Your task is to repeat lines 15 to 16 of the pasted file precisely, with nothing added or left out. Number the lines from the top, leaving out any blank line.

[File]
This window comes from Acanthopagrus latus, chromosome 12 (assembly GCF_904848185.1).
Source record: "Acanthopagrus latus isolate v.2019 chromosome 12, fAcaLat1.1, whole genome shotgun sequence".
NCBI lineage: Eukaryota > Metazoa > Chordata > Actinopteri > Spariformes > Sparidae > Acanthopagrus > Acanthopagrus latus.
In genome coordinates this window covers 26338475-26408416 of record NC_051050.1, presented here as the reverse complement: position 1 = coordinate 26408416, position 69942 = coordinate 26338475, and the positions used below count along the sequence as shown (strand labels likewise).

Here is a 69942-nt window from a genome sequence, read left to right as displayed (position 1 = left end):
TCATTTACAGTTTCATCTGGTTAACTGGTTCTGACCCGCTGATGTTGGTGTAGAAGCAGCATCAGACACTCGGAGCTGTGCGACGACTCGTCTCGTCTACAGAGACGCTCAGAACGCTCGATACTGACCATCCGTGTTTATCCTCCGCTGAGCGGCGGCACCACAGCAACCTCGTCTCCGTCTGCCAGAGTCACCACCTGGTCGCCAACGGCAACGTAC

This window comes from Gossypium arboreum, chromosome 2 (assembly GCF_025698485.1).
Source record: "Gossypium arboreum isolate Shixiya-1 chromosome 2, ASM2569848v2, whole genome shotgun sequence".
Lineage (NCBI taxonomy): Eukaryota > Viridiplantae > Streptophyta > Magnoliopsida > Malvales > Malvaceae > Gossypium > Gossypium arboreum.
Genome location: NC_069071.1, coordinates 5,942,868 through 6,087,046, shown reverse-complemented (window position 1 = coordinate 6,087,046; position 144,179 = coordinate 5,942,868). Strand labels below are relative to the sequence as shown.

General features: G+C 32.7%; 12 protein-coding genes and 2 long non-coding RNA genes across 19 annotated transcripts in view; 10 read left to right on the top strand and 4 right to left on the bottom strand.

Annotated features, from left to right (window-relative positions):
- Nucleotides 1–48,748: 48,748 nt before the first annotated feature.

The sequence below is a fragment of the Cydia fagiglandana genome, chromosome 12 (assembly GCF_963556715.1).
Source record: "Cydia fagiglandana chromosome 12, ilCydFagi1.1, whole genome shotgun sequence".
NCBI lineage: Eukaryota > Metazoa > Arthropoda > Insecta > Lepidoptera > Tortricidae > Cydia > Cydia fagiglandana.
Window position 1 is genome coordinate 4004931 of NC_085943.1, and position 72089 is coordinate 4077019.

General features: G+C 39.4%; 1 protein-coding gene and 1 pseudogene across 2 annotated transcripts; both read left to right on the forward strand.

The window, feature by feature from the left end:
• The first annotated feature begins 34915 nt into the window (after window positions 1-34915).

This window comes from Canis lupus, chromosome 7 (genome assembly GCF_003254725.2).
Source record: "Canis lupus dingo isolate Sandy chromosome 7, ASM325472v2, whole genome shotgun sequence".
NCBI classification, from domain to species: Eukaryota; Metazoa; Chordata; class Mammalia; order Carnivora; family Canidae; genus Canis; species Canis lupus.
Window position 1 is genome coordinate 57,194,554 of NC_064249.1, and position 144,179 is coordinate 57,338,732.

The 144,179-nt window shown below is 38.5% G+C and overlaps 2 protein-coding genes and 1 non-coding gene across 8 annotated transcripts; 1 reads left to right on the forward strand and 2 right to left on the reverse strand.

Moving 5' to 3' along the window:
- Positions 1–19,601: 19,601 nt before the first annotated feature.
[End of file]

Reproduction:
Source record: "Cydia fagiglandana chromosome 12, ilCydFagi1.1, whole genome shotgun sequence".
NCBI lineage: Eukaryota > Metazoa > Arthropoda > Insecta > Lepidoptera > Tortricidae > Cydia > Cydia fagiglandana.